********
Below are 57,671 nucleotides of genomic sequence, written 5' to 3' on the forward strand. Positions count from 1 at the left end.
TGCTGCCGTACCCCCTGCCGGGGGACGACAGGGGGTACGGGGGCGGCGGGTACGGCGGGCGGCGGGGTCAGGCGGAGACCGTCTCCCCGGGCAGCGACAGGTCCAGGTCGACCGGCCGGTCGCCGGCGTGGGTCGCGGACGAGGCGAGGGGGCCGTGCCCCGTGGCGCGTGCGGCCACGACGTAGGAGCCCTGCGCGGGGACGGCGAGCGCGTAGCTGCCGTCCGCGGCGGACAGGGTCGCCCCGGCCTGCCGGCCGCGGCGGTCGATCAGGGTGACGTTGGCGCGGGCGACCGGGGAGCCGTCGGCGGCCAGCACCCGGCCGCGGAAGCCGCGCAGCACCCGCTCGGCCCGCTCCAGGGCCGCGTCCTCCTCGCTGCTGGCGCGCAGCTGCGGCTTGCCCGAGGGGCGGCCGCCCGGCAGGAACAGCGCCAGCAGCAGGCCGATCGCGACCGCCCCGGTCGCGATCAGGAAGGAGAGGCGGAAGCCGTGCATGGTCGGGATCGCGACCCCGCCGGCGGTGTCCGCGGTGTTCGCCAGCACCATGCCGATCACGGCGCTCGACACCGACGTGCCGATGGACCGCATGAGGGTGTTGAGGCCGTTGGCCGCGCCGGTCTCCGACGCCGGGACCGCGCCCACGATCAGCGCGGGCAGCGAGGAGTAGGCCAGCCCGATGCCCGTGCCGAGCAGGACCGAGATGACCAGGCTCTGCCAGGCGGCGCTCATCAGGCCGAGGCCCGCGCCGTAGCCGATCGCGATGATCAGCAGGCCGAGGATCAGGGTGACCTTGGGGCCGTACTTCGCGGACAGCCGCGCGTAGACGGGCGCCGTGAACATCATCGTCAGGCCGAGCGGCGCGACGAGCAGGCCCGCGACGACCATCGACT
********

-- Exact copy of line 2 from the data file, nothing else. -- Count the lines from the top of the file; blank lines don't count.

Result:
TGCTGCCGTACCCCCTGCCGGGGGACGACAGGGGGTACGGGGGCGGCGGGTACGGCGGGCGGCGGGGTCAGGCGGAGACCGTCTCCCCGGGCAGCGACAGGTCCAGGTCGACCGGCCGGTCGCCGGCGTGGGTCGCGGACGAGGCGAGGGGGCCGTGCCCCGTGGCGCGTGCGGCCACGACGTAGGAGCCCTGCGCGGGGACGGCGAGCGCGTAGCTGCCGTCCGCGGCGGACAGGGTCGCCCCGGCCTGCCGGCCGCGGCGGTCGATCAGGGTGACGTTGGCGCGGGCGACCGGGGAGCCGTCGGCGGCCAGCACCCGGCCGCGGAAGCCGCGCAGCACCCGCTCGGCCCGCTCCAGGGCCGCGTCCTCCTCGCTGCTGGCGCGCAGCTGCGGCTTGCCCGAGGGGCGGCCGCCCGGCAGGAACAGCGCCAGCAGCAGGCCGATCGCGACCGCCCCGGTCGCGATCAGGAAGGAGAGGCGGAAGCCGTGCATGGTCGGGATCGCGACCCCGCCGGCGGTGTCCGCGGTGTTCGCCAGCACCATGCCGATCACGGCGCTCGACACCGACGTGCCGATGGACCGCATGAGGGTGTTGAGGCCGTTGGCCGCGCCGGTCTCCGACGCCGGGACCGCGCCCACGATCAGCGCGGGCAGCGAGGAGTAGGCCAGCCCGATGCCCGTGCCGAGCAGGACCGAGATGACCAGGCTCTGCCAGGCGGCGCTCATCAGGCCGAGGCCCGCGCCGTAGCCGATCGCGATGATCAGCAGGCCGAGGATCAGGGTGACCTTGGGGCCGTACTTCGCGGACAGCCGCGCGTAGACGGGCGCCGTGAACATCATCGTCAGGCCGAGCGGCGCGACGAGCAGGCCCGCGACGACCATCGACT